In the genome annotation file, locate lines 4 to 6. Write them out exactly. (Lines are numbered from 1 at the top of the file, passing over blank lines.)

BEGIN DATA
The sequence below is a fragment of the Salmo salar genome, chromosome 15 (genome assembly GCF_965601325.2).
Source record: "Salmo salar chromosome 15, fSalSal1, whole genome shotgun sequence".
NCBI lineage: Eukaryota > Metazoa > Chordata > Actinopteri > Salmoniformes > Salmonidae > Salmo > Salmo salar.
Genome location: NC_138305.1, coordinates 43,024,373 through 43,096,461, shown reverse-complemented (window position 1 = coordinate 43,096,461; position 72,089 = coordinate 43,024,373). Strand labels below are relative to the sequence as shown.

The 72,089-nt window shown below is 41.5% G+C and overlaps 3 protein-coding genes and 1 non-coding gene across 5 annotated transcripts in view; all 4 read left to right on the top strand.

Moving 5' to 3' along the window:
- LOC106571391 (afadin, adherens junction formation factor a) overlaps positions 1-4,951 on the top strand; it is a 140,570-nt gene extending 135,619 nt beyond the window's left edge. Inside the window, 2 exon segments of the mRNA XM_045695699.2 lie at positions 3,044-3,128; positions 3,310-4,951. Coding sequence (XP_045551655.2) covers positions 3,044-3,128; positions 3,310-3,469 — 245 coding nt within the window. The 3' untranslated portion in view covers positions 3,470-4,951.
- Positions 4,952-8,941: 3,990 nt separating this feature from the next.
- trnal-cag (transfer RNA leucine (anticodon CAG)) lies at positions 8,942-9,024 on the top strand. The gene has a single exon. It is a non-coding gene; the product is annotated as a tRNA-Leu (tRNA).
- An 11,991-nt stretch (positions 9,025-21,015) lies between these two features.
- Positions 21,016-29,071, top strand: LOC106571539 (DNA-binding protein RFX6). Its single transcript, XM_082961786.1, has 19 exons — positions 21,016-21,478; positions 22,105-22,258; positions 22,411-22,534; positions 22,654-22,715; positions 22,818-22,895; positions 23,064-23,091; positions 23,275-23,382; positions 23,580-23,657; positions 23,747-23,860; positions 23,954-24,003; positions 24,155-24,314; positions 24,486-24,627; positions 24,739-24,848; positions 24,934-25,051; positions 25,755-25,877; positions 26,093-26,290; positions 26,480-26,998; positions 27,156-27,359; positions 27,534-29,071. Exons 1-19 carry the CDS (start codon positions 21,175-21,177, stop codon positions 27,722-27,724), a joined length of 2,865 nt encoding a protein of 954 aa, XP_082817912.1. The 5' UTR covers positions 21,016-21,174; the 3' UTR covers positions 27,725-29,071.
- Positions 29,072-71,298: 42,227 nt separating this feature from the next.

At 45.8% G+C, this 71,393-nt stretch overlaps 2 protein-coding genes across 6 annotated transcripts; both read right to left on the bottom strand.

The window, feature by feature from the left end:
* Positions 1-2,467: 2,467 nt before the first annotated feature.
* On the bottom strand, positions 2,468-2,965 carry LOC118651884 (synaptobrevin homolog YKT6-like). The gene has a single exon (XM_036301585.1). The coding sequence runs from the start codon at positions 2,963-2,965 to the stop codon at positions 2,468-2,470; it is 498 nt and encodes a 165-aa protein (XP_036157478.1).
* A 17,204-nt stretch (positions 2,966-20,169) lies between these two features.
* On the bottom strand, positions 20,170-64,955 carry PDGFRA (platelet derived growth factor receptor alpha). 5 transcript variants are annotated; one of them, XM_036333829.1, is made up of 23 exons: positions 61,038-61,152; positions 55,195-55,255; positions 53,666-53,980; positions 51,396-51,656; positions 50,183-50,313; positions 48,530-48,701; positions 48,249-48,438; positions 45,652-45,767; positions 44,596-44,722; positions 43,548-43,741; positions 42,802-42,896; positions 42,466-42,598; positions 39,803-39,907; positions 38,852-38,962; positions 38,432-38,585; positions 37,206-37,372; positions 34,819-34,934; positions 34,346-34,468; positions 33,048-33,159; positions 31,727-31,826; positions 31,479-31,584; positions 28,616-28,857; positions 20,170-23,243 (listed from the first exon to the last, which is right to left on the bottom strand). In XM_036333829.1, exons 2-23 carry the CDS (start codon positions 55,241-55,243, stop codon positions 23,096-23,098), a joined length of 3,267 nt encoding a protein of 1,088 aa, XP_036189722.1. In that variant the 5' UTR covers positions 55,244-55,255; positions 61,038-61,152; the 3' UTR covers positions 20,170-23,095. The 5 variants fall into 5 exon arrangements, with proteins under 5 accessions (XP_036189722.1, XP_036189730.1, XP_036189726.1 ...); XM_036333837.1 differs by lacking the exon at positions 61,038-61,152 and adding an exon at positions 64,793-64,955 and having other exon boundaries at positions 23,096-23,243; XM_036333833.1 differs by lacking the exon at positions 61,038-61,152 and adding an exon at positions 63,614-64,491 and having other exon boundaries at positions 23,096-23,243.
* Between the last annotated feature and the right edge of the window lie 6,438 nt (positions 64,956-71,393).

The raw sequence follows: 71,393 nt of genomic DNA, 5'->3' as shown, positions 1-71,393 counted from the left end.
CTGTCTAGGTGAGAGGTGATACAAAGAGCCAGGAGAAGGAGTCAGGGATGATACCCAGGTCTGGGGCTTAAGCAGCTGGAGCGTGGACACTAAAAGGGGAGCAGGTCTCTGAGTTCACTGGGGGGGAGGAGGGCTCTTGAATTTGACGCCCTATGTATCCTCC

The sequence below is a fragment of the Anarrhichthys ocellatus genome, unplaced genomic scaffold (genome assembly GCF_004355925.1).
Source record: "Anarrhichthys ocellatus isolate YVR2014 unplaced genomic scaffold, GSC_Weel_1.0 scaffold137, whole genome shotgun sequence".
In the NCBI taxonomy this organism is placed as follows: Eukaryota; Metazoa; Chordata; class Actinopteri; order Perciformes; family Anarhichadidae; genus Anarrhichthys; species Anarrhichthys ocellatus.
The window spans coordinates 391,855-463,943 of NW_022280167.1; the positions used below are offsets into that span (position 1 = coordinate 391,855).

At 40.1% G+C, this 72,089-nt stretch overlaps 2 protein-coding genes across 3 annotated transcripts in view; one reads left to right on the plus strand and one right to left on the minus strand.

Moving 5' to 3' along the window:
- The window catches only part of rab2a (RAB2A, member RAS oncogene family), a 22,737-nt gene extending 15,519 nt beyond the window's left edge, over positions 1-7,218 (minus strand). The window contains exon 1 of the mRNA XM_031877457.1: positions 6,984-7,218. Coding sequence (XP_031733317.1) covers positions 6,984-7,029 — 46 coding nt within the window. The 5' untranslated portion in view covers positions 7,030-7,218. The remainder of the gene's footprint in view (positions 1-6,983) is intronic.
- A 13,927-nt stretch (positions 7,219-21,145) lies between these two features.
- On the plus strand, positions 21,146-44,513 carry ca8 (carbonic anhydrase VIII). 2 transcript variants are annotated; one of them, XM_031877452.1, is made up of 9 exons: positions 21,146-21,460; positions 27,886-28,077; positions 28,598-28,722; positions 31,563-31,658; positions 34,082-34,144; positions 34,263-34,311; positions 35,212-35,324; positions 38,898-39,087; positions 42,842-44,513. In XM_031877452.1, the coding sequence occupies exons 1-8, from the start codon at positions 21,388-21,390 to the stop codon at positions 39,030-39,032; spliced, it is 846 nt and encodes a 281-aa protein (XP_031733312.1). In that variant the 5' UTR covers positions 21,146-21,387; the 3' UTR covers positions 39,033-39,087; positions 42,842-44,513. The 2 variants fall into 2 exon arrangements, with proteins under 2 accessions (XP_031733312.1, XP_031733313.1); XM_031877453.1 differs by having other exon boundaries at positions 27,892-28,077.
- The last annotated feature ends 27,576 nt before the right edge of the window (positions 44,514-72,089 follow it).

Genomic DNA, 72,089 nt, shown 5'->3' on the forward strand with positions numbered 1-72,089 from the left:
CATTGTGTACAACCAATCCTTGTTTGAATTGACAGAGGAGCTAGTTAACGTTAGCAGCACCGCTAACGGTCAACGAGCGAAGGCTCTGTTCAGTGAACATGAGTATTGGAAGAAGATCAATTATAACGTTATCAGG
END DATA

Genome location: NC_138305.1, coordinates 43,024,373 through 43,096,461, shown reverse-complemented (window position 1 = coordinate 43,096,461; position 72,089 = coordinate 43,024,373). Strand labels below are relative to the sequence as shown.

The 72,089-nt window shown below is 41.5% G+C and overlaps 3 protein-coding genes and 1 non-coding gene across 5 annotated transcripts in view; all 4 read left to right on the top strand.

Moving 5' to 3' along the window: